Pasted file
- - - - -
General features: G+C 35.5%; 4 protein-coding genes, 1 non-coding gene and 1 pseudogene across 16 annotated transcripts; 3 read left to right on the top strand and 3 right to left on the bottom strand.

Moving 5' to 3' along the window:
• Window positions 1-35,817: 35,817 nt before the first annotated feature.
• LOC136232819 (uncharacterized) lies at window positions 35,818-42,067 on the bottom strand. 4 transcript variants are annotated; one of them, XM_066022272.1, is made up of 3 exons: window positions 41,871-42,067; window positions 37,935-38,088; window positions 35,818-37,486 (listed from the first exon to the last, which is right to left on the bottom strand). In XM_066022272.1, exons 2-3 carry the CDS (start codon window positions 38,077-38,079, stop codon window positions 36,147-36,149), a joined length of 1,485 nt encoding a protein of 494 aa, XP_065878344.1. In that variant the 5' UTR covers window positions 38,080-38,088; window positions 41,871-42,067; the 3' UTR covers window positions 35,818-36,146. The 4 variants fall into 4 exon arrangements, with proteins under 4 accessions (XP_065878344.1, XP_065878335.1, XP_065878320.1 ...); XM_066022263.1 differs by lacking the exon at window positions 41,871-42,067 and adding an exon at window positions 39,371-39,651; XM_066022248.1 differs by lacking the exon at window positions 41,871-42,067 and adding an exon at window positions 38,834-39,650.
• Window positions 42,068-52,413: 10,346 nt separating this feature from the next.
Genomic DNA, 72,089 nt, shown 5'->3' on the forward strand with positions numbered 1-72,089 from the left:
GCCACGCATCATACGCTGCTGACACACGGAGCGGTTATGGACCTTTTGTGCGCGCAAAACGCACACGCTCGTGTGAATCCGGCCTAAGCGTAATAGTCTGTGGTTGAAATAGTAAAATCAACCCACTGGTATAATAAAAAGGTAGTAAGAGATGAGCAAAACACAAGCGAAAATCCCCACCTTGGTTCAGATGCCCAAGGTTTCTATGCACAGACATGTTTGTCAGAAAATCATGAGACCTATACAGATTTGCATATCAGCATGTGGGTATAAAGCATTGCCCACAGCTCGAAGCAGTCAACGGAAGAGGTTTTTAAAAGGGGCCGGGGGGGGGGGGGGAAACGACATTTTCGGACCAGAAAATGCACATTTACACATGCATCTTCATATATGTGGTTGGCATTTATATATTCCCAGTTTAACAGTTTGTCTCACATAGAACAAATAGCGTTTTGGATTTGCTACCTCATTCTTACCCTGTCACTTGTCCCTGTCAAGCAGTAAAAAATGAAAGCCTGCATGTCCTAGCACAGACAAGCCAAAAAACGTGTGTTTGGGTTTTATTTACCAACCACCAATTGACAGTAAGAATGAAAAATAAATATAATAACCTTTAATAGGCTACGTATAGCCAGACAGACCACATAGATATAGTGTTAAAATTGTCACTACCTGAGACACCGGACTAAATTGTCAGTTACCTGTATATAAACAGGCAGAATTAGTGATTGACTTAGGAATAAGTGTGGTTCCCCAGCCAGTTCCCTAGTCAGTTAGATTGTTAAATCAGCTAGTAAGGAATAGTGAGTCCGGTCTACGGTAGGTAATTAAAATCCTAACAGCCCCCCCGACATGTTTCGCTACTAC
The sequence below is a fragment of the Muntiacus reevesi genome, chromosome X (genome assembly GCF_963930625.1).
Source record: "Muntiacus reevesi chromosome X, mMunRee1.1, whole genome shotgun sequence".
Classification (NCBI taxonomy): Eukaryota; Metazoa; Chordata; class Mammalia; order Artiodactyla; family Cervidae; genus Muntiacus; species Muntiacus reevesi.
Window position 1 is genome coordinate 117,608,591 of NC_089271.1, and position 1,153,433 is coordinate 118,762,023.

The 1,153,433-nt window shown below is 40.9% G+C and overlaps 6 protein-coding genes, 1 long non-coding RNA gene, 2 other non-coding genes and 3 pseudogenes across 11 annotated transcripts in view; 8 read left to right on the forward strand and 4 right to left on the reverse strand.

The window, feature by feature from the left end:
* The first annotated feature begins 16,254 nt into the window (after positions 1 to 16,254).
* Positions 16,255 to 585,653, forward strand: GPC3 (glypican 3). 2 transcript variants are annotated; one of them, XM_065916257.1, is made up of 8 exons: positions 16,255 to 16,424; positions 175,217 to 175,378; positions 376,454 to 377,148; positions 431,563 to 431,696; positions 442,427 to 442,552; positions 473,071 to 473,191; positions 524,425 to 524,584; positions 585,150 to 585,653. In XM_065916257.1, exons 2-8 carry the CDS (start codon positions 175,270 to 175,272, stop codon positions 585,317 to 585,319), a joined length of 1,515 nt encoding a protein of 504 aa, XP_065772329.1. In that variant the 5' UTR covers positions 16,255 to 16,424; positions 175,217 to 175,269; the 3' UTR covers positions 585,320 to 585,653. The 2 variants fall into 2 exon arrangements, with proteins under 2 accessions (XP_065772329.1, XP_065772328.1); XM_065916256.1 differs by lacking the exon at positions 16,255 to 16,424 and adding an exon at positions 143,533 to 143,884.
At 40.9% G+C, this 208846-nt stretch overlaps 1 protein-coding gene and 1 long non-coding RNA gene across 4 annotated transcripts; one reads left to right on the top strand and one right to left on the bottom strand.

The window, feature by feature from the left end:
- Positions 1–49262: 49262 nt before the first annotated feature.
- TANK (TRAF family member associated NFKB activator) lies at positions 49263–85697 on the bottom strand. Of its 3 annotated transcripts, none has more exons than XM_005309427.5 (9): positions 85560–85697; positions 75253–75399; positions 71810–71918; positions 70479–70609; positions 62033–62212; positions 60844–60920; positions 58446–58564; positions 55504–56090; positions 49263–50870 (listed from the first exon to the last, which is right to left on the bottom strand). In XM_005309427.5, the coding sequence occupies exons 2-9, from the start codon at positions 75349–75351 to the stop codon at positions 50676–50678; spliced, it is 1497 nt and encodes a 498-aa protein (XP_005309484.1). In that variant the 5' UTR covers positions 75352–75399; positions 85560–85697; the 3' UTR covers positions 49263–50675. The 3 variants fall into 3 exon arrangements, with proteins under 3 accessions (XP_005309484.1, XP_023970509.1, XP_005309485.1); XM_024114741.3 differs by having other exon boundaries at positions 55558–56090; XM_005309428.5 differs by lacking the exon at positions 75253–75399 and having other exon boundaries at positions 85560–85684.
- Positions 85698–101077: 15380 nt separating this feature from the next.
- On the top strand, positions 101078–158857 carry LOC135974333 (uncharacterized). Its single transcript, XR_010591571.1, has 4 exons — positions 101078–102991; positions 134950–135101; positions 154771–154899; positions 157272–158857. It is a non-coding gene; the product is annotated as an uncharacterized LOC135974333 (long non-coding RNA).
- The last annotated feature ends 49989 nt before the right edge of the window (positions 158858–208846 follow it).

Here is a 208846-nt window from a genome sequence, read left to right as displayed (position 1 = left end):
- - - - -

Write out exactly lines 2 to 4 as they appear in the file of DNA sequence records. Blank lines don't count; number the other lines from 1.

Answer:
Moving 5' to 3' along the window:
• Window positions 1-35,817: 35,817 nt before the first annotated feature.
• LOC136232819 (uncharacterized) lies at window positions 35,818-42,067 on the bottom strand. 4 transcript variants are annotated; one of them, XM_066022272.1, is made up of 3 exons: window positions 41,871-42,067; window positions 37,935-38,088; window positions 35,818-37,486 (listed from the first exon to the last, which is right to left on the bottom strand). In XM_066022272.1, exons 2-3 carry the CDS (start codon window positions 38,077-38,079, stop codon window positions 36,147-36,149), a joined length of 1,485 nt encoding a protein of 494 aa, XP_065878344.1. In that variant the 5' UTR covers window positions 38,080-38,088; window positions 41,871-42,067; the 3' UTR covers window positions 35,818-36,146. The 4 variants fall into 4 exon arrangements, with proteins under 4 accessions (XP_065878344.1, XP_065878335.1, XP_065878320.1 ...); XM_066022263.1 differs by lacking the exon at window positions 41,871-42,067 and adding an exon at window positions 39,371-39,651; XM_066022248.1 differs by lacking the exon at window positions 41,871-42,067 and adding an exon at window positions 38,834-39,650.